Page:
Trump in D.C. making the rounds during Obama’s last 24 hours in office
01/19/2017 / By JD Heyes / Comments
Trump in D.C. making the rounds during Obama’s last 24 hours in office

President-elect Donald J. Trump went to Washington Thursday to make the rounds visiting officials and thanking his congressional allies during a luncheon at the Capitol City hotel bearing his name, after completing his Cabinet selections by asking Georgia Gov. Sonny Perdue to head up the Department of Agriculture.

As reported by Fox News, the incoming president got to Washington shortly after noon local time, arriving at Joint Base Andrews in Maryland. Trump was joined by his wife, soon-to-be first lady Melania Trump, as well as other members of his family as he got ready to attend an afternoon of pre-inaugural events.

The president-elect’s first stop was his hotel along Pennsylvania Avenue. There, he received a standing ovation from staff and praised House Speaker Paul Ryan, R-Wis., while touting his Cabinet team as having the “highest IQ” of any that came before them.

Earlier Thursday, Vice President-elect Mike Pence told reporters that hundreds of people are preparing to assume control over the Executive Branch’s federal bureaucracy on Inauguration Day tomorrow.

“Our beachhead teams are ready to land,” he said, eliciting some chuckles when he added that the transition was “on schedule and under budget.” [RELATED: Keep up with the Trump administration at]

Those teams are comprised of 536 temporary employees that serve as assistants to the secretary-designates. They can serve up to 120 days, Fox News reported, at which point they will either be retained or dismissed.

“We are all ready to go to work. In fact, we can’t wait to get to work for the American people to make America great again,” Pence added.

At the same press briefing, incoming White House Press Secretary Sean Spicer said a number of Obama administration officials occupying critical positions would stay in place, including Deputy Defense Secretary Robert Work, U.S. Envoy for Countering ISIS Brett McGurk and Undersecretary of State for Political Affairs Tom Shannon, identified in a previous, tasteless CNN report as the person who would take over as president should Trump be killed prior to being inaugurated.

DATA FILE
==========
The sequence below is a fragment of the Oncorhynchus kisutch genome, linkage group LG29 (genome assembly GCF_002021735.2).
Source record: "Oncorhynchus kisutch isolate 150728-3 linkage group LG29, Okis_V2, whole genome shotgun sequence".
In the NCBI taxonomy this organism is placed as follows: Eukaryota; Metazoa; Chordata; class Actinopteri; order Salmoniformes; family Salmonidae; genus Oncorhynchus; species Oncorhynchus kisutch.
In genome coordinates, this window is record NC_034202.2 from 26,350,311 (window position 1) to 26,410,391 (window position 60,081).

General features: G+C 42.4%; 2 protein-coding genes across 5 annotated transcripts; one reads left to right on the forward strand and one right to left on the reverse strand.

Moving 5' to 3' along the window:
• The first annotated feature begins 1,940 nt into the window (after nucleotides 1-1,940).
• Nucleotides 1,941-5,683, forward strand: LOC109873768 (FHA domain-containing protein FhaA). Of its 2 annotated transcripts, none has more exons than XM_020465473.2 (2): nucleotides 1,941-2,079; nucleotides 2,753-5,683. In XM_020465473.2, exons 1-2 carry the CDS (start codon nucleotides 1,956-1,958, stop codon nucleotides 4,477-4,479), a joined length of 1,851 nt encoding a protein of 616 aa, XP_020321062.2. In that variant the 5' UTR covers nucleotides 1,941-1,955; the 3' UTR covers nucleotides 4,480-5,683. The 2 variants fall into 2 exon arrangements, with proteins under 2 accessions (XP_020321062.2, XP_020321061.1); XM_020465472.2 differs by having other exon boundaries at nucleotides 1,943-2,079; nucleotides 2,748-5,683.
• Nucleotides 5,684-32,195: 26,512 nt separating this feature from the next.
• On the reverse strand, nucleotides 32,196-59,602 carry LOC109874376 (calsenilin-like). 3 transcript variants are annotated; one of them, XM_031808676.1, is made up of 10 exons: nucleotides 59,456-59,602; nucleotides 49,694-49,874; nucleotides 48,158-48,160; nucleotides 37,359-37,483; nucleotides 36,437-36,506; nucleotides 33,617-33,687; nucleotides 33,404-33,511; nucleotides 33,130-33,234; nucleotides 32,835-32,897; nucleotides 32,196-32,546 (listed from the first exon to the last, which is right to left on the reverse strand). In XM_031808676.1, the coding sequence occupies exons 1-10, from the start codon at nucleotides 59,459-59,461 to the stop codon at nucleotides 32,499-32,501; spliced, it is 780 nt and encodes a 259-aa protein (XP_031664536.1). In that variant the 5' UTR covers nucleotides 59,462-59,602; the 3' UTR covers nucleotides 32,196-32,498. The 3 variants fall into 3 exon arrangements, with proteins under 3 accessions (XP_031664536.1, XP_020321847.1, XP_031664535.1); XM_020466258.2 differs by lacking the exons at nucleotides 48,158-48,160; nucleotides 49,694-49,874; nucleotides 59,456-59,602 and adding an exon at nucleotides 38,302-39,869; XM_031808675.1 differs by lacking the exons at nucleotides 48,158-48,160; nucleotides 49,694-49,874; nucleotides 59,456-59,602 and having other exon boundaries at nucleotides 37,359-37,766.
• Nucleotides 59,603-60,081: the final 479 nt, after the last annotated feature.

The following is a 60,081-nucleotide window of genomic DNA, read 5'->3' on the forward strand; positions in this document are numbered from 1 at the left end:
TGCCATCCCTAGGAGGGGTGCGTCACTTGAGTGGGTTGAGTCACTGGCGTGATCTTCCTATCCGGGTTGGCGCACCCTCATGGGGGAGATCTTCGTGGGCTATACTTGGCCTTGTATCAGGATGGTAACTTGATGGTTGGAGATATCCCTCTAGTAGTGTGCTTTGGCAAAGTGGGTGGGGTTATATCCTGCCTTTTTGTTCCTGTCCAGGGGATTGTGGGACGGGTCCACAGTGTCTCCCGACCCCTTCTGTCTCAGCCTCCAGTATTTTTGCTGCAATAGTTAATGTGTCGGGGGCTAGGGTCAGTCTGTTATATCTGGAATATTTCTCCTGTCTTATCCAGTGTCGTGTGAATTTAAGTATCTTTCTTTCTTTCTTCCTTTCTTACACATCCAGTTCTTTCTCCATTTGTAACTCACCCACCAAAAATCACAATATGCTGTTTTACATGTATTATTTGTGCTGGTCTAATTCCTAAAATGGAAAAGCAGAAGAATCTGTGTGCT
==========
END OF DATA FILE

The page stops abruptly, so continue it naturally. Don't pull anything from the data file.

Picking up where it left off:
Secretary of Housing and Urban Development nominee Dr. Ben Carson, Attorney General nominee Jeff Sessions and longtime Trump advisor and former New York City Mayor Rudy Giuliani were seated at Pence’s side as he spoke. The VP-elect told reporters his primary role was to offer thanks to “the team that got us here to this day at the direction of the president-elect.”

“When you see a box turtle on a fence post, you know he had some help getting there,” Pence said.

Trump expressed hope that several of his Cabinet picks would be confirmed on Friday shortly after his inauguration and his official swearing-in as the 45th president. Several of those nominees including Defense Secretary pick Gen. James “Mad Dog” Mattis and Secretary of State selection Rex Tillerman have already had their confirmation hearings and are awaiting votes by the full Senate.

At the very least Republicans want Trump’s national security team confirmed on the president-elect’s first day in office. [RELATED: What national security challenges face the Trump administration? Find out at]

During his comment period, Spicer criticized Democratic senators including Minority Leader Charles Schumer, D-N.Y., for threatening to hold up some of the votes, as well as some of the nonsensical, unserious questioning of nominees thus far. He added there was “no excuse” for he called “delay tactics” and “partisanship.”

That isn’t sitting well with Senate leaders, especially since Republicans—who were in the minority at the time—did not delay President-elect Obama’s Cabinet picks.

“When President Obama was elected, Republicans and Democrats worked together and expeditiously to carefully consider his nominees. The Senate held hearings on multiple nominees before he was even sworn in,” Don Stewart, a spokesman for Senate Majority Leader Mitch McConnell, told CNN. “Sen. Schumer and others approved wholeheartedly of this approach at the time, so it’s surprising that they’d object to treating the incoming president’s nominees with the same courtesy and seriousness with which the Senate acted on President Obama’s nominees.”

J.D. Heyes is a senior writer for Natural News and News Target, as well as editor of The National Sentinel.


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